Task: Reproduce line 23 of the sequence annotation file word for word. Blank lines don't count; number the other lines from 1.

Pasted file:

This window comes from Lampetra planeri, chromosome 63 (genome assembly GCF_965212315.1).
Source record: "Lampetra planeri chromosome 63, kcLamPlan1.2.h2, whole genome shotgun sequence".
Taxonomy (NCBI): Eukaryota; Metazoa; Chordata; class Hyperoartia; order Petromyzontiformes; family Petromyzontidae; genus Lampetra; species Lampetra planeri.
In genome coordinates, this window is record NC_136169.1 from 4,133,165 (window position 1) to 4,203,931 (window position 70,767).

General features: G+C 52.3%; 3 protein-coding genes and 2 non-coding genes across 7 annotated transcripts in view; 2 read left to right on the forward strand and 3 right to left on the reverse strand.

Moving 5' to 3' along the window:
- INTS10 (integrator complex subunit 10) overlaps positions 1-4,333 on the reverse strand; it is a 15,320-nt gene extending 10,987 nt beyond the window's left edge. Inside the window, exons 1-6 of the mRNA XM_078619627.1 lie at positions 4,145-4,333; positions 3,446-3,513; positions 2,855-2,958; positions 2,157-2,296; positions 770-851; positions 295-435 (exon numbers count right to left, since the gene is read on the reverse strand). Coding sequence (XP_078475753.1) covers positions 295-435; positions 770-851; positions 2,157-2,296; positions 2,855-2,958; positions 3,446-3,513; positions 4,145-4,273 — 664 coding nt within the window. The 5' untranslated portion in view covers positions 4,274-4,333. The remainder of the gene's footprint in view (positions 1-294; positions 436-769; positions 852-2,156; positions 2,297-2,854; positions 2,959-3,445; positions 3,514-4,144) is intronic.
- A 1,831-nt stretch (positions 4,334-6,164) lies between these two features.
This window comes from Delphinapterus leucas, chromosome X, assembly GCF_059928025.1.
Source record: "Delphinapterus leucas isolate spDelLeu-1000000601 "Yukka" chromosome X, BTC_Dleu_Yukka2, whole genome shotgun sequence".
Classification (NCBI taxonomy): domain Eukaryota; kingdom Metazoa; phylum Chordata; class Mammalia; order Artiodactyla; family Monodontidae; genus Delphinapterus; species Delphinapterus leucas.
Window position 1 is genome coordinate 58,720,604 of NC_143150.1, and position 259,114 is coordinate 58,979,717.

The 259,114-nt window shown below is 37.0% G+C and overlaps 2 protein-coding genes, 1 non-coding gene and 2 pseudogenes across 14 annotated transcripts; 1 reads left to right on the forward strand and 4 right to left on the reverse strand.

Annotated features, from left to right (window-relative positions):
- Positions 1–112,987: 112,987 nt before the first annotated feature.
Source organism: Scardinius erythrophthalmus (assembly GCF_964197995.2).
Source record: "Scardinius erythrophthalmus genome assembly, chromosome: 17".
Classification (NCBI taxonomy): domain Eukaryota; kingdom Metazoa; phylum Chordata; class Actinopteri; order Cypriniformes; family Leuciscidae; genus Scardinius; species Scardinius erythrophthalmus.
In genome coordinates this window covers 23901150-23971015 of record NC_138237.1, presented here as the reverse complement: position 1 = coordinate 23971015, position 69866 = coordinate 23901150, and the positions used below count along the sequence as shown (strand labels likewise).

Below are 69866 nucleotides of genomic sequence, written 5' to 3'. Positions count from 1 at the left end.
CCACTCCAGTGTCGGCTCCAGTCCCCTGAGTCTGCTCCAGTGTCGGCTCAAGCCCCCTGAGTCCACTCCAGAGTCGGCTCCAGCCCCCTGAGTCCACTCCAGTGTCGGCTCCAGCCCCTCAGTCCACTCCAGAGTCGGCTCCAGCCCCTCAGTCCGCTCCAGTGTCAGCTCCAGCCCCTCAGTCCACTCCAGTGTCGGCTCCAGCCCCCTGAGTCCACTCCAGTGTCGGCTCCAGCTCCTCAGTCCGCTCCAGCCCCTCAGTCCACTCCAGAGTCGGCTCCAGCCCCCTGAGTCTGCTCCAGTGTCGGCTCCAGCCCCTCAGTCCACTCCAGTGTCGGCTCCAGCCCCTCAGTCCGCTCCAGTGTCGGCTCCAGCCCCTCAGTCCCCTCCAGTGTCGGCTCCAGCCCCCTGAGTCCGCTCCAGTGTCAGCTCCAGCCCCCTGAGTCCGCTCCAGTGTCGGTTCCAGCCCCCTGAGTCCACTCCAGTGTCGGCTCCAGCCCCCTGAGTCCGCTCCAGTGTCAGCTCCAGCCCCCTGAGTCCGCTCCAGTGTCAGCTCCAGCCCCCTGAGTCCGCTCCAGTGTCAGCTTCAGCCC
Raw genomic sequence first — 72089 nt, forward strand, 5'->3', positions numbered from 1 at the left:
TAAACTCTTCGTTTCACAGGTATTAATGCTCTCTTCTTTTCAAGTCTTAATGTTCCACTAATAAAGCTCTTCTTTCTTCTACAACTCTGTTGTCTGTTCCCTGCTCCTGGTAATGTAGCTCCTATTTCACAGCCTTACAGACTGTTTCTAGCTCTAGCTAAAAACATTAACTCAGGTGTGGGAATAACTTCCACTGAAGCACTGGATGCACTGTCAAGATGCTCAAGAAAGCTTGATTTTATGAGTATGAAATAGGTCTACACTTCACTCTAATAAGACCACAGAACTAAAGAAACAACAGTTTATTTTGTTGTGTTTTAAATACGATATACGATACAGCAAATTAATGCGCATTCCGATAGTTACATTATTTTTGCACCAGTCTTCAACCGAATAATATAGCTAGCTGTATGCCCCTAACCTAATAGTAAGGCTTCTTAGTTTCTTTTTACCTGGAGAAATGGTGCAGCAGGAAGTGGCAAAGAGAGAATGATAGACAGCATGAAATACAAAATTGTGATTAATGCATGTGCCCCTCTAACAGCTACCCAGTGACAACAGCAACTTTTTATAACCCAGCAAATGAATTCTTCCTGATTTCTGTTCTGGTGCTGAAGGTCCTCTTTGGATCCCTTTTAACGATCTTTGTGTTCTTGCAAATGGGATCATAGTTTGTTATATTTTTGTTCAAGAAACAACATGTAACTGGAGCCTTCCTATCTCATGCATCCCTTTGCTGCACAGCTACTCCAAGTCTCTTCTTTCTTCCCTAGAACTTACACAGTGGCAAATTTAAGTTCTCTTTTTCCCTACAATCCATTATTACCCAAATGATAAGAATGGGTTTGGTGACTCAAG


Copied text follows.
TAAACTCTTCGTTTCACAGGTATTAATGCTCTCTTCTTTTCAAGTCTTAATGTTCCACTAATAAAGCTCTTCTTTCTTCTACAACTCTGTTGTCTGTTCCCTGCTCCTGGTAATGTAGCTCCTATTTCACAGCCTTACAGACTGTTTCTAGCTCTAGCTAAAAACATTAACTCAGGTGTGGGAATAACTTCCACTGAAGCACTGGATGCACTGTCAAGATGCTCAAGAAAGCTTGATTTTATGAGTATGAAATAGGTCTACACTTCACTCTAATAAGACCACAGAACTAAAGAAACAACAGTTTATTTTGTTGTGTTTTAAATACGATATACGATACAGCAAATTAATGCGCATTCCGATAGTTACATTATTTTTGCACCAGTCTTCAACCGAATAATATAGCTAGCTGTATGCCCCTAACCTAATAGTAAGGCTTCTTAGTTTCTTTTTACCTGGAGAAATGGTGCAGCAGGAAGTGGCAAAGAGAGAATGATAGACAGCATGAAATACAAAATTGTGATTAATGCATGTGCCCCTCTAACAGCTACCCAGTGACAACAGCAACTTTTTATAACCCAGCAAATGAATTCTTCCTGATTTCTGTTCTGGTGCTGAAGGTCCTCTTTGGATCCCTTTTAACGATCTTTGTGTTCTTGCAAATGGGATCATAGTTTGTTATATTTTTGTTCAAGAAACAACATGTAACTGGAGCCTTCCTATCTCATGCATCCCTTTGCTGCACAGCTACTCCAAGTCTCTTCTTTCTTCCCTAGAACTTACACAGTGGCAAATTTAAGTTCTCTTTTTCCCTACAATCCATTATTACCCAAATGATAAGAATGGGTTTGGTGACTCAAG